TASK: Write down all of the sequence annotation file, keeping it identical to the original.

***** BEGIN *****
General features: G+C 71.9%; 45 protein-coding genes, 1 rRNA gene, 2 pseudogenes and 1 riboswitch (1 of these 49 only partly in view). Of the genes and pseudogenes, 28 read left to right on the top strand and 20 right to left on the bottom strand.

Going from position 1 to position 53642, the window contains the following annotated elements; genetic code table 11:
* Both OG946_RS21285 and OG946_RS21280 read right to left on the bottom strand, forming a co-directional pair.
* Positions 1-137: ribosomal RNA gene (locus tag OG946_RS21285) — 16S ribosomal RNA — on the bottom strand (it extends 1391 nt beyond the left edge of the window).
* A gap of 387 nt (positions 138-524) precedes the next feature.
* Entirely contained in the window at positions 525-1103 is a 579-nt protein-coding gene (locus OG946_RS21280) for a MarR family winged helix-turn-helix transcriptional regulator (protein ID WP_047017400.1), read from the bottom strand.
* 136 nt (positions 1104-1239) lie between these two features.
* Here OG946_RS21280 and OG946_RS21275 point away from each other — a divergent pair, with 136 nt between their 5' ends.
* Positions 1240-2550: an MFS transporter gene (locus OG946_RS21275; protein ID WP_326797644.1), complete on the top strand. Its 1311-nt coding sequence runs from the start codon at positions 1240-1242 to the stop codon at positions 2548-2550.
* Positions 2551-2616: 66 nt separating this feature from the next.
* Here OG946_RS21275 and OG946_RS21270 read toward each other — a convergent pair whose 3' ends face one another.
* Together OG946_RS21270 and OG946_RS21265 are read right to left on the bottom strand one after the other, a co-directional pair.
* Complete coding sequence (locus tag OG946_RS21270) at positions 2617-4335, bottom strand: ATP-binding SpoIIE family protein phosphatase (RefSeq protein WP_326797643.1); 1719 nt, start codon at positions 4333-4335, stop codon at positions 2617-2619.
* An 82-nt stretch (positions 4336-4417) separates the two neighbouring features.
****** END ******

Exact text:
General features: G+C 71.9%; 45 protein-coding genes, 1 rRNA gene, 2 pseudogenes and 1 riboswitch (1 of these 49 only partly in view). Of the genes and pseudogenes, 28 read left to right on the top strand and 20 right to left on the bottom strand.

Going from position 1 to position 53642, the window contains the following annotated elements; genetic code table 11:
* Both OG946_RS21285 and OG946_RS21280 read right to left on the bottom strand, forming a co-directional pair.
* Positions 1-137: ribosomal RNA gene (locus tag OG946_RS21285) — 16S ribosomal RNA — on the bottom strand (it extends 1391 nt beyond the left edge of the window).
* A gap of 387 nt (positions 138-524) precedes the next feature.
* Entirely contained in the window at positions 525-1103 is a 579-nt protein-coding gene (locus OG946_RS21280) for a MarR family winged helix-turn-helix transcriptional regulator (protein ID WP_047017400.1), read from the bottom strand.
* 136 nt (positions 1104-1239) lie between these two features.
* Here OG946_RS21280 and OG946_RS21275 point away from each other — a divergent pair, with 136 nt between their 5' ends.
* Positions 1240-2550: an MFS transporter gene (locus OG946_RS21275; protein ID WP_326797644.1), complete on the top strand. Its 1311-nt coding sequence runs from the start codon at positions 1240-1242 to the stop codon at positions 2548-2550.
* Positions 2551-2616: 66 nt separating this feature from the next.
* Here OG946_RS21275 and OG946_RS21270 read toward each other — a convergent pair whose 3' ends face one another.
* Together OG946_RS21270 and OG946_RS21265 are read right to left on the bottom strand one after the other, a co-directional pair.
* Complete coding sequence (locus tag OG946_RS21270) at positions 2617-4335, bottom strand: ATP-binding SpoIIE family protein phosphatase (RefSeq protein WP_326797643.1); 1719 nt, start codon at positions 4333-4335, stop codon at positions 2617-2619.
* An 82-nt stretch (positions 4336-4417) separates the two neighbouring features.